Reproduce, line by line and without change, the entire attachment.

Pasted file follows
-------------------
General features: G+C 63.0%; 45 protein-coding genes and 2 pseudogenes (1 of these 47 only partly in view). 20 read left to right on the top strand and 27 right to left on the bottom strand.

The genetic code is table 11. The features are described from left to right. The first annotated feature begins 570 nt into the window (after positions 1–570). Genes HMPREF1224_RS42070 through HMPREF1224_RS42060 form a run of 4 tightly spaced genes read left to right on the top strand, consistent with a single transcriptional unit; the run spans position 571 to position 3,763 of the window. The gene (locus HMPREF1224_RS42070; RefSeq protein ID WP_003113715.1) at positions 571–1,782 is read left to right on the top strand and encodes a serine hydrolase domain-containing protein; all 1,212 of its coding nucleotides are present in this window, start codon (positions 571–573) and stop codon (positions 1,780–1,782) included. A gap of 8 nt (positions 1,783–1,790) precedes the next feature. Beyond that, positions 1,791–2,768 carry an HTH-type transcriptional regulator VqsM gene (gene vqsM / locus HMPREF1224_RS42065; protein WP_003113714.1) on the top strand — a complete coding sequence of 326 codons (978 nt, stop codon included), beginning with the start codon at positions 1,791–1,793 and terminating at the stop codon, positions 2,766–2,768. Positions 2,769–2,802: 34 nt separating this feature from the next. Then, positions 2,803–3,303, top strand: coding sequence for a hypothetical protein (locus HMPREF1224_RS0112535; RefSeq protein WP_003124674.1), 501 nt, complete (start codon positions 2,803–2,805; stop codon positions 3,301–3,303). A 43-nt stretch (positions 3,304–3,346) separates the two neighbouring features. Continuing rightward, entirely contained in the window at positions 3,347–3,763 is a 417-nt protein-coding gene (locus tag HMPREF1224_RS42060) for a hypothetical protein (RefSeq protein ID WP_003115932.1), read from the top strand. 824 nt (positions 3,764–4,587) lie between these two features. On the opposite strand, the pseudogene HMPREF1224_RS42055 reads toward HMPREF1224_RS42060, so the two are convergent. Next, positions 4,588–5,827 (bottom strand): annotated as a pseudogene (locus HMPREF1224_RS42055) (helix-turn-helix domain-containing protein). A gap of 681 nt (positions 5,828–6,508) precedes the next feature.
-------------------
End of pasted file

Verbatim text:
General features: G+C 63.0%; 45 protein-coding genes and 2 pseudogenes (1 of these 47 only partly in view). 20 read left to right on the top strand and 27 right to left on the bottom strand.

The genetic code is table 11. The features are described from left to right. The first annotated feature begins 570 nt into the window (after positions 1–570). Genes HMPREF1224_RS42070 through HMPREF1224_RS42060 form a run of 4 tightly spaced genes read left to right on the top strand, consistent with a single transcriptional unit; the run spans position 571 to position 3,763 of the window. The gene (locus HMPREF1224_RS42070; RefSeq protein ID WP_003113715.1) at positions 571–1,782 is read left to right on the top strand and encodes a serine hydrolase domain-containing protein; all 1,212 of its coding nucleotides are present in this window, start codon (positions 571–573) and stop codon (positions 1,780–1,782) included. A gap of 8 nt (positions 1,783–1,790) precedes the next feature. Beyond that, positions 1,791–2,768 carry an HTH-type transcriptional regulator VqsM gene (gene vqsM / locus HMPREF1224_RS42065; protein WP_003113714.1) on the top strand — a complete coding sequence of 326 codons (978 nt, stop codon included), beginning with the start codon at positions 1,791–1,793 and terminating at the stop codon, positions 2,766–2,768. Positions 2,769–2,802: 34 nt separating this feature from the next. Then, positions 2,803–3,303, top strand: coding sequence for a hypothetical protein (locus HMPREF1224_RS0112535; RefSeq protein WP_003124674.1), 501 nt, complete (start codon positions 2,803–2,805; stop codon positions 3,301–3,303). A 43-nt stretch (positions 3,304–3,346) separates the two neighbouring features. Continuing rightward, entirely contained in the window at positions 3,347–3,763 is a 417-nt protein-coding gene (locus tag HMPREF1224_RS42060) for a hypothetical protein (RefSeq protein ID WP_003115932.1), read from the top strand. 824 nt (positions 3,764–4,587) lie between these two features. On the opposite strand, the pseudogene HMPREF1224_RS42055 reads toward HMPREF1224_RS42060, so the two are convergent. Next, positions 4,588–5,827 (bottom strand): annotated as a pseudogene (locus HMPREF1224_RS42055) (helix-turn-helix domain-containing protein). A gap of 681 nt (positions 5,828–6,508) precedes the next feature.